Longtime Craig resident Kimberly Swenson and her granddaughter Neveah Allen, a MCHS freshman, attended the first event to learn more about the growing problem.

“I’m really aware (of human trafficking) and my poor granddaughter has been really inundated with that information,” Swenson said. “But I don’t think you can know too much.”

Allen said she knows the dangers of social media. A friend of Allen’s received a Snapchat message from a stranger which included a compliment and a hidden phone tracking link embedded into the message, Allen said.

“There are some creepy people in this world,” she said.

A group of Moffat County residents and students gather outside Craig Middle School to listen to Jim Weber, president of Global Connection International talk about his educational traveling human trafficking exhibit and the dangers of social media.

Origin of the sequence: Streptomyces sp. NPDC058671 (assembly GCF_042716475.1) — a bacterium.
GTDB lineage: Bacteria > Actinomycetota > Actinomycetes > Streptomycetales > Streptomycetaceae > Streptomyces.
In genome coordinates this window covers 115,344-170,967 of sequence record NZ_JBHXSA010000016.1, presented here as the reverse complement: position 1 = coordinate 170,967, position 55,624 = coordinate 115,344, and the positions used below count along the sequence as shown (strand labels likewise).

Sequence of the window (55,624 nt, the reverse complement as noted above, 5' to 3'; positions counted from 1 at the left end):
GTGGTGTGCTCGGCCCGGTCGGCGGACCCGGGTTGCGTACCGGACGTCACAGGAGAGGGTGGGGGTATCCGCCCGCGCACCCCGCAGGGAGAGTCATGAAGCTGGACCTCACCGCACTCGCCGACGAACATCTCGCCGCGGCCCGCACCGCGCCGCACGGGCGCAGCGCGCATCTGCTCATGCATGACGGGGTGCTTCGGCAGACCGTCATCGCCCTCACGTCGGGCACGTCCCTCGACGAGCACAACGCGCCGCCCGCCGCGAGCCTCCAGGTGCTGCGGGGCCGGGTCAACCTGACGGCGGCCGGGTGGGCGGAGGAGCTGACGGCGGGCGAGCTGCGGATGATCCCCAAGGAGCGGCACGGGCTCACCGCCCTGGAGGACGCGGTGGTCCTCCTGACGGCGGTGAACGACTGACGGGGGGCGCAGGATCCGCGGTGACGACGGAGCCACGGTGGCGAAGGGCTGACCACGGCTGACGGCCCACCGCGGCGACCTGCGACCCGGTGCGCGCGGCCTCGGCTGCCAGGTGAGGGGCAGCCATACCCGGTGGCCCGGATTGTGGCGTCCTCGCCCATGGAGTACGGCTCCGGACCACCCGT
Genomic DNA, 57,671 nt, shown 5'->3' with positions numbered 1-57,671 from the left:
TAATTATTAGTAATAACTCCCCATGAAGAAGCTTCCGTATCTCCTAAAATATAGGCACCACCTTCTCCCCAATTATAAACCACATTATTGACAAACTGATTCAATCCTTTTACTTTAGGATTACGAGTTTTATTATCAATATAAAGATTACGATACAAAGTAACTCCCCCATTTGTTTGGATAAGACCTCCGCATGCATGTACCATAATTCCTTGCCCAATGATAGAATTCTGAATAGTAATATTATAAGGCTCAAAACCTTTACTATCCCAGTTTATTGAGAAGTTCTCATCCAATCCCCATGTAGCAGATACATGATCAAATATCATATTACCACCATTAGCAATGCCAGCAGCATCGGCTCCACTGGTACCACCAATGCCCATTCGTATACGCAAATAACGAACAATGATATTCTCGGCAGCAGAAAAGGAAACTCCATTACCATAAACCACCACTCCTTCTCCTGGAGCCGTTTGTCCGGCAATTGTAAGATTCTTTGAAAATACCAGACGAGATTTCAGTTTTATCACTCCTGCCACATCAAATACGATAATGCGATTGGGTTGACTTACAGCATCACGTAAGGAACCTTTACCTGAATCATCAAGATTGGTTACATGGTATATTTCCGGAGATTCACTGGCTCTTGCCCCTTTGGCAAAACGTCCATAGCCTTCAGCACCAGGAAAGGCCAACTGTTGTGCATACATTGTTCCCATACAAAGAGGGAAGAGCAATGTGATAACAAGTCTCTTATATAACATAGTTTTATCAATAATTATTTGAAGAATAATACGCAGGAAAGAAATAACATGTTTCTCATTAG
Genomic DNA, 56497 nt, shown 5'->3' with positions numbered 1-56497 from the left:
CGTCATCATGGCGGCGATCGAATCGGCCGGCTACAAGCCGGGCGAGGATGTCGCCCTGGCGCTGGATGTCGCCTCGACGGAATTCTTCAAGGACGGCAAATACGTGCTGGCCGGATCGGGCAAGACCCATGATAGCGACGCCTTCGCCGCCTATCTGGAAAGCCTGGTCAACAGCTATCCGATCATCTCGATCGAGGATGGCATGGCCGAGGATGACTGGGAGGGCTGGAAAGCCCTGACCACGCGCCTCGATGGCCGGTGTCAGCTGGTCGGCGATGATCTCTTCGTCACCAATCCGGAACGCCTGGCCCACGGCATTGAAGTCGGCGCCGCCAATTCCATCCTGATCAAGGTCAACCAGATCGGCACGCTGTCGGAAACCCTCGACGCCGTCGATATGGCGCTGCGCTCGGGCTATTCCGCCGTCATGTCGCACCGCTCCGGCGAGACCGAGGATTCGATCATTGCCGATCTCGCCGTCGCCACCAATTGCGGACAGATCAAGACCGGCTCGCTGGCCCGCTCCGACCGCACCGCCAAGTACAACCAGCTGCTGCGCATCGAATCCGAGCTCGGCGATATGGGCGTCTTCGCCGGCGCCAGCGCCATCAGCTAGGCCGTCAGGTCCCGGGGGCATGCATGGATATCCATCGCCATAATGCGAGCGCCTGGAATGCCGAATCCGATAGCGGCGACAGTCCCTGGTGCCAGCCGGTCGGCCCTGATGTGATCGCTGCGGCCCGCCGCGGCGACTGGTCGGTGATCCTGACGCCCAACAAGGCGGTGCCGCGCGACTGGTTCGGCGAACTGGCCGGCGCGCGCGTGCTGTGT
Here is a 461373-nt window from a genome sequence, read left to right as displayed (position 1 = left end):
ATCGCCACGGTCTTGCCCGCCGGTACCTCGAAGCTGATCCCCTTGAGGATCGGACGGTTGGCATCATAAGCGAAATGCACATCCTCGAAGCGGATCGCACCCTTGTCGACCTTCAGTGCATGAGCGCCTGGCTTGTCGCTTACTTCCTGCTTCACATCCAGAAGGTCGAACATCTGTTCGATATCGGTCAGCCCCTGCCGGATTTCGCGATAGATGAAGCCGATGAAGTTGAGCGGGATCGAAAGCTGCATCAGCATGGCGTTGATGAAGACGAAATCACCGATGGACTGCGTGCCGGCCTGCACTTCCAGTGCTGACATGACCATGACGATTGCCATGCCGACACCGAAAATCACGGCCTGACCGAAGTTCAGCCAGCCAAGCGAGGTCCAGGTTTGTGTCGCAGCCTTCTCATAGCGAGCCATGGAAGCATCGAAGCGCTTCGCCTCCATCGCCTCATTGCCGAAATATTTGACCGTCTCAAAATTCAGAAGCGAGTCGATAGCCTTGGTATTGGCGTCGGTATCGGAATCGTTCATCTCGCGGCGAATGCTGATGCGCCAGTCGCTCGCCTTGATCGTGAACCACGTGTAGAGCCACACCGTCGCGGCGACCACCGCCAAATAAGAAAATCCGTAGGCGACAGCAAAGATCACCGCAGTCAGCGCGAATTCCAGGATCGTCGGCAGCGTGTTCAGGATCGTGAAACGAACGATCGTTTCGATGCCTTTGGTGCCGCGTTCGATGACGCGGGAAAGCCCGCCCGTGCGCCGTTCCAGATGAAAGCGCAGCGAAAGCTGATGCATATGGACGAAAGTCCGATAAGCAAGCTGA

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Upon entry into the trailer, the first image visitors saw was a large photo of a fictional text message conversation between a sex trafficker and a young woman. After a short discussion about the text string, Jim Weber’s daughter, Julia, played a three-part series of interviews with fictional sex trafficking victims based on real-life sex trafficking victims’ stories.

Julia talked about the dangers of various social media applications and informed visitors of real-life instances of human trafficking that have occurred in Colorado.